Hive fives all round: Researchers un-bee-lievably grateful after public support bags funding boost
University of Sussex researchers investigating how bees get a buzz out of Brighton’s balconies and courtyards have thanked the public after shoppers’ votes bagged them a funding boost.
The Buzzing Balconies project has received £4,000 after bagging the most votes in the latest round of Tesco Bags of Help.
Now the team are turning to the public again for help in their search for citizen scientists prepared to help take part in a simple experiment to help uncover new information about UK pollinating insects and the current threats they face.
Buzzing Balconies are looking for 100 Brighton and Hove families who have access to outside space other than a garden, such as a balcony or courtyard, who would be happy to grow some flowers and strawberries over the summer.
Dr Claire Harkin, teaching fellow in Evolution, Behaviour and Environment at the University of Sussex and member of the Buzzing Balconies project team, said: “This should be a really fun and easy project to do and we'll provide all the materials, seeds and instructions on how to take part.
"We think it will be ideal for families wanting to get their children involved in learning about nature but having children is certainly not a requirement, absolutely anyone can get involved and do their bit and hopefully get a lot out of being a participant.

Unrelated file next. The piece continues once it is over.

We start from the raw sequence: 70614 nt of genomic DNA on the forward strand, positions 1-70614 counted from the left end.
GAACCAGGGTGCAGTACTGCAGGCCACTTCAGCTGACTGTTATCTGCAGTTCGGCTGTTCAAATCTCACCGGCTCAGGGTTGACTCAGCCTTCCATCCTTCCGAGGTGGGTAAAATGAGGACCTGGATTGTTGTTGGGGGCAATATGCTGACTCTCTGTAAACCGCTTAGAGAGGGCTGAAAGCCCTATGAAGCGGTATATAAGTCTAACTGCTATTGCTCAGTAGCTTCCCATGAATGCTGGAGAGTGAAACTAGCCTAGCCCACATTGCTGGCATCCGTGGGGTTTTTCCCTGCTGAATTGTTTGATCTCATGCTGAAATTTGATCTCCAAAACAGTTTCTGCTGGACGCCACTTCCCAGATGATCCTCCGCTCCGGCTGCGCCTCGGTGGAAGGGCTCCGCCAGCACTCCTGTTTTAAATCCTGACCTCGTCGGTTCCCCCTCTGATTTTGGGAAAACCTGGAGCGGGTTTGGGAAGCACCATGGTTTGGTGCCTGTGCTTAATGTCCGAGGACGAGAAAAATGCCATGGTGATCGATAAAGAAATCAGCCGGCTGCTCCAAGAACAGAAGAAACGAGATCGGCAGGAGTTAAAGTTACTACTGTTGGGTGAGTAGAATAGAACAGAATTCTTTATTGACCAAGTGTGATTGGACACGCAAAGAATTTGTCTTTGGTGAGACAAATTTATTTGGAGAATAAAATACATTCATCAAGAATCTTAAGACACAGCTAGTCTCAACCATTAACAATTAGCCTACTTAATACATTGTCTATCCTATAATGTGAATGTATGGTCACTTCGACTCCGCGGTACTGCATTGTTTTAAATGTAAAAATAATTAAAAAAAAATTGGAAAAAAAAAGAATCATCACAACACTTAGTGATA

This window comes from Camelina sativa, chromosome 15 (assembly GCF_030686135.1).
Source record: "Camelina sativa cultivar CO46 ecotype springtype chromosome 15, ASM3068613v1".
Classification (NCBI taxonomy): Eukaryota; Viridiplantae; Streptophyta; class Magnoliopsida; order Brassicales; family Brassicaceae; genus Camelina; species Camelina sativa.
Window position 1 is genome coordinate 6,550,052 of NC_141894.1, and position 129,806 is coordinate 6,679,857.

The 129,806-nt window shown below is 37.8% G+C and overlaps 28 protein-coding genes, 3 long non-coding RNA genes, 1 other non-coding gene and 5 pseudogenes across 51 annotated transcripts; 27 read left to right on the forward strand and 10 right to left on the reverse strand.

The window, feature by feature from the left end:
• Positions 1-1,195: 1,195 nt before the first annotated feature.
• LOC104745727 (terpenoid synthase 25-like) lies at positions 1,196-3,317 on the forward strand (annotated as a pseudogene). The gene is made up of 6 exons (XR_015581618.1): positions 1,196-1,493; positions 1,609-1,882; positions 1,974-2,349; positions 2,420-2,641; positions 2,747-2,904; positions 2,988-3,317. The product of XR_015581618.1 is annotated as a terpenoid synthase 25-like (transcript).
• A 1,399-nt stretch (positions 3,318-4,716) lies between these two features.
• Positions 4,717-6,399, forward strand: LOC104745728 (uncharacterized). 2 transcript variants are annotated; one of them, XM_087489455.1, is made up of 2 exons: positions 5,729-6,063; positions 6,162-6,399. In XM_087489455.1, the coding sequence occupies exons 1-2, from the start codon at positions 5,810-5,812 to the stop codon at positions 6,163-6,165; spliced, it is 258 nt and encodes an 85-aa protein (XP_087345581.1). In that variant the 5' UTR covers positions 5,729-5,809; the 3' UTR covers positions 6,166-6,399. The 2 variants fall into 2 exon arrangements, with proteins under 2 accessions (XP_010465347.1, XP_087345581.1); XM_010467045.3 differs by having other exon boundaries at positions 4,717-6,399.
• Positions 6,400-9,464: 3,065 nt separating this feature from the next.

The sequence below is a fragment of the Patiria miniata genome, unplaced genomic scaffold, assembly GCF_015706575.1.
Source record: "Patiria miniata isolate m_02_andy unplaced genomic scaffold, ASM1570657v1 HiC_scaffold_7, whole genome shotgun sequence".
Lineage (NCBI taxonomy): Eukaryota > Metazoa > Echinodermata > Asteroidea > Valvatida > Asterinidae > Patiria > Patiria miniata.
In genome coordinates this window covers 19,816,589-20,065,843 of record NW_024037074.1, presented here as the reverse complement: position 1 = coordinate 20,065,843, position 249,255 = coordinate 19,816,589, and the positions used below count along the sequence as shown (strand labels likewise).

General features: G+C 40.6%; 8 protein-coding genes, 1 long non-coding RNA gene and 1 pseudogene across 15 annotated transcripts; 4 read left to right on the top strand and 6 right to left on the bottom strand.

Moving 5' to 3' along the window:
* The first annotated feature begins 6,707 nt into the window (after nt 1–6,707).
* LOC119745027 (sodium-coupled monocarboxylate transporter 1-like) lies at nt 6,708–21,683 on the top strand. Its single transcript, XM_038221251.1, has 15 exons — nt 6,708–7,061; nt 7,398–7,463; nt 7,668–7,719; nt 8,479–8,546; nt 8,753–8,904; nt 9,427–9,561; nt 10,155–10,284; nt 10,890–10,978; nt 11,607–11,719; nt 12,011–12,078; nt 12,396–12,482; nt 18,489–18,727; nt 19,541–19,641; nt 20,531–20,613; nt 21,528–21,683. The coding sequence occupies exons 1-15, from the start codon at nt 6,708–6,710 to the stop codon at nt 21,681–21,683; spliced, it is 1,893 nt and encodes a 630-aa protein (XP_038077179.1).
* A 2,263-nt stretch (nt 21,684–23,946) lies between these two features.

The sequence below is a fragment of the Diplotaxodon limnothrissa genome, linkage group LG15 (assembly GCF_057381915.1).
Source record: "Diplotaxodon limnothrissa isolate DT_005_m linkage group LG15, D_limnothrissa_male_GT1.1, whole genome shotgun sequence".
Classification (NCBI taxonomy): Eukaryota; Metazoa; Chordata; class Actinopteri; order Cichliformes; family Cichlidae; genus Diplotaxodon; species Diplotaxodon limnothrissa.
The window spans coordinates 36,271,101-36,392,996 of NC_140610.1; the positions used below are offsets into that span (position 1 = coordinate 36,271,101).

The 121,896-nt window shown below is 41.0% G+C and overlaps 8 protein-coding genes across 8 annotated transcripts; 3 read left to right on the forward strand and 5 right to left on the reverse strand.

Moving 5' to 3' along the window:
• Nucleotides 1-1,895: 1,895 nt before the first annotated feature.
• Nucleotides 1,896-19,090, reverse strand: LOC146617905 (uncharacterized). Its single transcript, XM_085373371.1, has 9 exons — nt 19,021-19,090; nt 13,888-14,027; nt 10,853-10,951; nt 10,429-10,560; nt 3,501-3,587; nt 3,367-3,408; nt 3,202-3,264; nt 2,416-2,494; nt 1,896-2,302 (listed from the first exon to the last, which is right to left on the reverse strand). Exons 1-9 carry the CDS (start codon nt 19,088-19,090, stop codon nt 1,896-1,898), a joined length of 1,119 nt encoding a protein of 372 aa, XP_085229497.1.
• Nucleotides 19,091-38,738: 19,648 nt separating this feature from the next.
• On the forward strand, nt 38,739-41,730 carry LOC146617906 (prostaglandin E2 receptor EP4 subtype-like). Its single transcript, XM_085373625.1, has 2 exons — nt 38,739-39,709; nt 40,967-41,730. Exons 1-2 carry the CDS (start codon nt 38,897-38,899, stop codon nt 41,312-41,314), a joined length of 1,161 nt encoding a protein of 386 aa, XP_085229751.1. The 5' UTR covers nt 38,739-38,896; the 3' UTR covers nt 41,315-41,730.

"We'll be posting updates on social media as we go along so hopefully people will feel a sense of community and involvement in the project as well as contributing to scientific records and helping create some habitat for our urban pollinators.”
Participants will be asked to plant a growbag with wildflower seeds and some strawberry plants that will be provided by the project team. They will be asked to hand-pollinate one of the plants, and leave the other to be pollinated only by their insect visitors.
Once the plants start bearing fruit, participants will be asked to update researchers on how many strawberries were collected from each plant and how much they weigh, as well as letting the team know what flowers appear and what insect visitors, including bees, hoverflies and butterflies, come along. The team will be on hand via social media and email to give advice and help with identification throughout the project.
Dr Ellen Rotheray, also a teaching fellow in Evolution, Behaviour and Environment at the University of Sussex and member of the Buzzing Balconies project team, said: “Pollinators are responsible for providing one out of every three mouthfuls of food that we eat, but we know they are facing some really serious threats to their health and survival.
"One of the biggest threats comes from loss of habitat, but even in very busy cities like Brighton and Hove, we can use what little outside space we do have to grow a network of pollinator-friendly areas that we hope could really make all the difference to their future.
“There is already evidence that urban areas can support strong populations of pollinators; even in the centre of cities, window box flowers are visited by bumblebees, hoverflies and other pollinators. As the area covered by urbanization increases every year, there is a real opportunity to turn our urban areas into havens for wild insects.”
To sign up to Buzzing Balconies visit here. For more information on Buzzing Balconies visit thebuzzclub.uk/Buzzing_Balconies.php or contact the team at firstname.lastname@example.org or on Twitter @buzzingbalcony.